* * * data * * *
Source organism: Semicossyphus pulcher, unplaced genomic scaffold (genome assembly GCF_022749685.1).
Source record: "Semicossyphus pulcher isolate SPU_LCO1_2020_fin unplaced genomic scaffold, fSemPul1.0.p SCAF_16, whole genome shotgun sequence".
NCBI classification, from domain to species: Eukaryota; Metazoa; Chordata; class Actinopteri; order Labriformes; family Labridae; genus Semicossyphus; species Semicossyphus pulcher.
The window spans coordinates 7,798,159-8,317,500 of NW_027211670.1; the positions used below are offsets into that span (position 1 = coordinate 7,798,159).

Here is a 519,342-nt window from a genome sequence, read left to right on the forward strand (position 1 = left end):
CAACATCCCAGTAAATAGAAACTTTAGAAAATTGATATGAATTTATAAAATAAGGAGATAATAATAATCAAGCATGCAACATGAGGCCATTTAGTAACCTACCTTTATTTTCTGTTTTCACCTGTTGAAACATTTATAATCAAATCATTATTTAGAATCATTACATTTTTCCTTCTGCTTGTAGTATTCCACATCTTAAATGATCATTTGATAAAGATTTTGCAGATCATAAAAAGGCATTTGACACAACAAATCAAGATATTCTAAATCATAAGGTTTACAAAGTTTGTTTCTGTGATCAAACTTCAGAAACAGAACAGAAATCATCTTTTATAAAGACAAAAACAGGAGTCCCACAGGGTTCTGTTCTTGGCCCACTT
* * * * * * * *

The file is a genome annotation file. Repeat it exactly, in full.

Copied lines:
Source organism: Semicossyphus pulcher, unplaced genomic scaffold (genome assembly GCF_022749685.1).
Source record: "Semicossyphus pulcher isolate SPU_LCO1_2020_fin unplaced genomic scaffold, fSemPul1.0.p SCAF_16, whole genome shotgun sequence".
NCBI classification, from domain to species: Eukaryota; Metazoa; Chordata; class Actinopteri; order Labriformes; family Labridae; genus Semicossyphus; species Semicossyphus pulcher.
The window spans coordinates 7,798,159-8,317,500 of NW_027211670.1; the positions used below are offsets into that span (position 1 = coordinate 7,798,159).

Here is a 519,342-nt window from a genome sequence, read left to right on the forward strand (position 1 = left end):
CAACATCCCAGTAAATAGAAACTTTAGAAAATTGATATGAATTTATAAAATAAGGAGATAATAATAATCAAGCATGCAACATGAGGCCATTTAGTAACCTACCTTTATTTTCTGTTTTCACCTGTTGAAACATTTATAATCAAATCATTATTTAGAATCATTACATTTTTCCTTCTGCTTGTAGTATTCCACATCTTAAATGATCATTTGATAAAGATTTTGCAGATCATAAAAAGGCATTTGACACAACAAATCAAGATATTCTAAATCATAAGGTTTACAAAGTTTGTTTCTGTGATCAAACTTCAGAAACAGAACAGAAATCATCTTTTATAAAGACAAAAACAGGAGTCCCACAGGGTTCTGTTCTTGGCCCACTT